Senior Circuit Judge Jon Newman of USCA2 has this op-ed in the WaPo, proposing expanded civil remedies for police misconduct. It is an important subject and worthy of serious consideration, but I think Judge Newman's article may mislead folks who are not familiar with the law in this area, both nonlawyers and lawyers who specialize in other areas. Judge Newman writes,
The acquittal Thursday of another Baltimore police officer charged in the death of Freddie Gray, like the acquittal 25 years ago of the Los Angeles officers who beat Rodney King, reveals the inadequacy of the criminal-law remedy. Suing the police for money under a strengthened federal civil rights law would be a better response to police misconduct.There is some truth here, but there is more to it.
Right now, however, federal law makes it more difficult to sue a police officer for denying a citizen his constitutional rights than for injuring him by ordinary negligence. If an officer negligently drives his car and injures a citizen, the victim can win money just by proving negligence, and the city that employs the officer pays whatever the jury awards.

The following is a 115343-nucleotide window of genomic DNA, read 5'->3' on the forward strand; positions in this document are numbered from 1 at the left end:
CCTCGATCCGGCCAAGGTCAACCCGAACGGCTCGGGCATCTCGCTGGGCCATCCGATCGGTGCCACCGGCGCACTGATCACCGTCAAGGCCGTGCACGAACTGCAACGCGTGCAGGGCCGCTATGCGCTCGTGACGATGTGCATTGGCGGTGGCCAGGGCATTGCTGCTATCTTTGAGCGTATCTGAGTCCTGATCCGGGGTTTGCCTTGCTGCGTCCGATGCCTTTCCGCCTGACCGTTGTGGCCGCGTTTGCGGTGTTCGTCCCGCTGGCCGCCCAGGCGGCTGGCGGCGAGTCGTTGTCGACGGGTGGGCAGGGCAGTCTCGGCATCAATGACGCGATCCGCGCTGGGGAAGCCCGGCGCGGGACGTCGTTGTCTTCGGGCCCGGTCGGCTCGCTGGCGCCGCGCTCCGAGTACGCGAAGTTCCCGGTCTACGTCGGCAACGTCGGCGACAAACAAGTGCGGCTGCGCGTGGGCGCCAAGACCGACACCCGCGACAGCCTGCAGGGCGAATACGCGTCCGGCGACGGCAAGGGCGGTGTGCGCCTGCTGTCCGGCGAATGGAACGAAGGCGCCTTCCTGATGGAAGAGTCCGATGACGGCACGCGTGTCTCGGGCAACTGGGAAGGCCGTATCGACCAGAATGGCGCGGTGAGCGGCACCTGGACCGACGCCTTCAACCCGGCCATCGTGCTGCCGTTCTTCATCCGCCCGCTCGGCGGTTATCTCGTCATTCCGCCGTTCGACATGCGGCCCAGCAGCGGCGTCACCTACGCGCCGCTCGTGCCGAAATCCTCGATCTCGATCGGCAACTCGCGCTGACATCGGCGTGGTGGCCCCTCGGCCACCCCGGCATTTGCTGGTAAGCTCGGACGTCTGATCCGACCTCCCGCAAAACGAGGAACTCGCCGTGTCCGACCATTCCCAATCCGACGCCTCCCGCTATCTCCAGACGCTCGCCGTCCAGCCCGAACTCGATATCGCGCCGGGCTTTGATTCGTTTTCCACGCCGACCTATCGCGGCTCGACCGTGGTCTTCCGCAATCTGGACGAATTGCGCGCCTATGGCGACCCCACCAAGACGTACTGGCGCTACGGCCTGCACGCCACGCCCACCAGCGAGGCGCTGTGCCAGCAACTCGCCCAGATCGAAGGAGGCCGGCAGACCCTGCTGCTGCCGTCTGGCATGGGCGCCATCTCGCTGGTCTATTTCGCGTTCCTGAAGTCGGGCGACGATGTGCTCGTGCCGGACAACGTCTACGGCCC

But when an officer uses excessive force or makes an unlawful arrest or search, proving wrongful conduct is not enough. Under Section 1983 of the federal civil rights statute, the officer can escape liability with the special defense of qualified immunity -- showing that he reasonably believed his conduct was lawful, even if it was not. And if the jury finds the officer liable, federal law does not require his employer to pay the award.